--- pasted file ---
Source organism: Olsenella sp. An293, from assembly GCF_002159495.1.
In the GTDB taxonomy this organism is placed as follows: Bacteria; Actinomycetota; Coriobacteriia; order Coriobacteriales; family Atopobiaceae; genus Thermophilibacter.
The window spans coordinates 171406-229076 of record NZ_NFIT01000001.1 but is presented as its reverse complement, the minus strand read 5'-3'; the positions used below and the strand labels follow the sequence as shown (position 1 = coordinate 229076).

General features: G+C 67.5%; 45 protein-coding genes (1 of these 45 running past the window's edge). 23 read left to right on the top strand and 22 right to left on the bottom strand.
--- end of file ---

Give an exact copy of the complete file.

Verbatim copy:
Source organism: Olsenella sp. An293, from assembly GCF_002159495.1.
In the GTDB taxonomy this organism is placed as follows: Bacteria; Actinomycetota; Coriobacteriia; order Coriobacteriales; family Atopobiaceae; genus Thermophilibacter.
The window spans coordinates 171406-229076 of record NZ_NFIT01000001.1 but is presented as its reverse complement, the minus strand read 5'-3'; the positions used below and the strand labels follow the sequence as shown (position 1 = coordinate 229076).

General features: G+C 67.5%; 45 protein-coding genes (1 of these 45 running past the window's edge). 23 read left to right on the top strand and 22 right to left on the bottom strand.